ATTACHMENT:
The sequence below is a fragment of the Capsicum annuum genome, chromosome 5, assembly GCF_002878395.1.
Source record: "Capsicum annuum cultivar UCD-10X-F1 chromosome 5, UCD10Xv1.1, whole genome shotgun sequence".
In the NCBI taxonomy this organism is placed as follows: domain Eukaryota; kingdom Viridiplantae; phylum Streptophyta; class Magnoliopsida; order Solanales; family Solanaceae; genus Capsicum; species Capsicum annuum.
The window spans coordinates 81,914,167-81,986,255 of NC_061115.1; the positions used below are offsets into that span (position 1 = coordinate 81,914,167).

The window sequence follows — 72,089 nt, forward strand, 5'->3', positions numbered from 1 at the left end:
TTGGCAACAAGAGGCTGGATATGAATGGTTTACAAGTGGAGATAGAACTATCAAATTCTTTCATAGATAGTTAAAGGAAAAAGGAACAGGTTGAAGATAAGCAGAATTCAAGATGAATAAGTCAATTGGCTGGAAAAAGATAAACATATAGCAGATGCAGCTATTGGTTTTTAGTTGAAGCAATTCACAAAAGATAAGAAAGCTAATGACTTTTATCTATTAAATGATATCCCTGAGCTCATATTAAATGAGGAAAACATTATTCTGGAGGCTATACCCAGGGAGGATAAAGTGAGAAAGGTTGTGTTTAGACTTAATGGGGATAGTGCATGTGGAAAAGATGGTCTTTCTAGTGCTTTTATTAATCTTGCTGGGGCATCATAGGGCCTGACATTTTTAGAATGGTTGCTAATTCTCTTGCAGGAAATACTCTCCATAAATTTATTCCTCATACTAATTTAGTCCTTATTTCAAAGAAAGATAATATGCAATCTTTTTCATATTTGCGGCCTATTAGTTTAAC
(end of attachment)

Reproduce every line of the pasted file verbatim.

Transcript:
The sequence below is a fragment of the Capsicum annuum genome, chromosome 5, assembly GCF_002878395.1.
Source record: "Capsicum annuum cultivar UCD-10X-F1 chromosome 5, UCD10Xv1.1, whole genome shotgun sequence".
In the NCBI taxonomy this organism is placed as follows: domain Eukaryota; kingdom Viridiplantae; phylum Streptophyta; class Magnoliopsida; order Solanales; family Solanaceae; genus Capsicum; species Capsicum annuum.
The window spans coordinates 81,914,167-81,986,255 of NC_061115.1; the positions used below are offsets into that span (position 1 = coordinate 81,914,167).

The window sequence follows — 72,089 nt, forward strand, 5'->3', positions numbered from 1 at the left end:
TTGGCAACAAGAGGCTGGATATGAATGGTTTACAAGTGGAGATAGAACTATCAAATTCTTTCATAGATAGTTAAAGGAAAAAGGAACAGGTTGAAGATAAGCAGAATTCAAGATGAATAAGTCAATTGGCTGGAAAAAGATAAACATATAGCAGATGCAGCTATTGGTTTTTAGTTGAAGCAATTCACAAAAGATAAGAAAGCTAATGACTTTTATCTATTAAATGATATCCCTGAGCTCATATTAAATGAGGAAAACATTATTCTGGAGGCTATACCCAGGGAGGATAAAGTGAGAAAGGTTGTGTTTAGACTTAATGGGGATAGTGCATGTGGAAAAGATGGTCTTTCTAGTGCTTTTATTAATCTTGCTGGGGCATCATAGGGCCTGACATTTTTAGAATGGTTGCTAATTCTCTTGCAGGAAATACTCTCCATAAATTTATTCCTCATACTAATTTAGTCCTTATTTCAAAGAAAGATAATATGCAATCTTTTTCATATTTGCGGCCTATTAGTTTAAC